The US dollar took a hit on Wednesday after President Trump stated he believed the currency had become too high. He believes this is attributed to confidence in his presidency.

The U.S. dollar index, a collection of the dollar versus other big currencies, dropped a massive 0.5 percent in less than 15 minutes at around 3:10 pm ET following President Trump’s tough words on the dollar, considered strange from a leader on their own country’s currency. The index stayed lower by about 0.5 percent in late-afternoon trading. The euro peaked a high of 1.0658 against the dollar, its highest since April 7.

This moves comes as Russia and China are colluding to move against the dollar.


Days before meetings of Finance Ministers across the globe in Washington, President Trump revealed a policy U-turn, claiming that the US government would not officially label China as a currency manipulator, despite his aggression towards China in his campaign bid.

It can be assumed that Trump is unwilling to provoke China amid high tensions with North Korea so as not to stir unnecessary side conflicts. though this is debatable.

Regardless, Trump’s comments pertaining to the strength of the US dollar and US monetary policy convey that America’s strong dollar policy, enacted in 1995 by Treasury Secretary Robert Rubin when the dollar was near post-world war 2 lows, is now transforming.

Trump commented: a strong dollar “sounds good”, but added that “our dollar is getting too strong…it is very, very hard to compete when you have a strong dollar and other countries are devaluing their currency”. He also said that he “likes a low interest rate policy.”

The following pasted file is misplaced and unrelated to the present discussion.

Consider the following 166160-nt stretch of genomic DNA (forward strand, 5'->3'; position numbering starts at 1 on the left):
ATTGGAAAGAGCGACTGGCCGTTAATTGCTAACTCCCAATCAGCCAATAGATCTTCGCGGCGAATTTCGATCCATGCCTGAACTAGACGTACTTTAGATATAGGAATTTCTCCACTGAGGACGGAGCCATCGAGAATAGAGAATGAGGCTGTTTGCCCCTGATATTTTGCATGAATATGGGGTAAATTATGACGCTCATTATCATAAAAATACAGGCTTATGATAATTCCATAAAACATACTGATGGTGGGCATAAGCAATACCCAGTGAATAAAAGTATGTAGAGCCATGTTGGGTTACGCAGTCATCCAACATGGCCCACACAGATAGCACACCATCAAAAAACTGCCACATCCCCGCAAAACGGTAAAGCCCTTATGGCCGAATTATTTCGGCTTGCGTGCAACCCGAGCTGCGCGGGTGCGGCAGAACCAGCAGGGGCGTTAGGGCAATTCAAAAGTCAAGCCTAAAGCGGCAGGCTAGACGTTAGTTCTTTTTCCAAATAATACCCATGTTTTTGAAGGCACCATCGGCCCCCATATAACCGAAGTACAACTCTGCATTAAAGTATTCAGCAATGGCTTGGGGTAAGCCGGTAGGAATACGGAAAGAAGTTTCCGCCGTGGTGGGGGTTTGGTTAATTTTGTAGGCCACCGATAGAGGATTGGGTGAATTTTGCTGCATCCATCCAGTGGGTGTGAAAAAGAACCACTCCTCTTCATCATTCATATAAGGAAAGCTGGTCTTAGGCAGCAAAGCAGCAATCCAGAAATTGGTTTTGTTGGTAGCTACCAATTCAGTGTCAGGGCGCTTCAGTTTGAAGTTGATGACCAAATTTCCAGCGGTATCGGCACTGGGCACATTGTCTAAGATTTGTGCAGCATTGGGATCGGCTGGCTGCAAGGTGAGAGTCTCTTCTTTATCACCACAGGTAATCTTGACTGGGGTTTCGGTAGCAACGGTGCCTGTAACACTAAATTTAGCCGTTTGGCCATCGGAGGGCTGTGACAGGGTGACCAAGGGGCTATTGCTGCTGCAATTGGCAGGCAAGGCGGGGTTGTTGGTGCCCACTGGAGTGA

Steven Moore, a keen economic adviser to Trump during the campaign, added he was not worried about Trump’s U-turns over China. In hindsight, few typical voters feel too strongly about the Export Import Bank, and Trump’s words on China are still likely to satisfy the majority of his voter base, whether China is labelled as a currency manipulator or otherwise. Moore believes that fulfilling his promises on the border wall, reducing taxes, and reversing Obamacare are all greater risks and problems facing Trump than whether China will be labelled.

“Look, what made Trump so attractive to so many of the Trump voters was this idea that. . . he wasn’t just a standard politician who says one thing and does another thing, so he’s got to be careful about that,” Moore said. At the same time, he added, “It’s the big promises that matter most.”

Why would Trump criticize the strength of the dollar?

Due to Trump’s backsliding over targeting China, no longer intervening in Syria, and repealing Obamacare quickly, allegations that he is merely another globalist in disguise have become commonplace.

However, it is well known that the US dollar, and petro dollar respectively, represent the core of US hegemonic efforts across the globe – owning the strongest currency gives them economic dominance, and the global price on oil keeps western interests and the power of the oil tycoons enforced.

Knowing this, why would President Trump criticize the dollar, to the degree of calling it too strong? Such rhetoric would be strange for a typical globalist, so what could Trump be thinking behind those controversial words?

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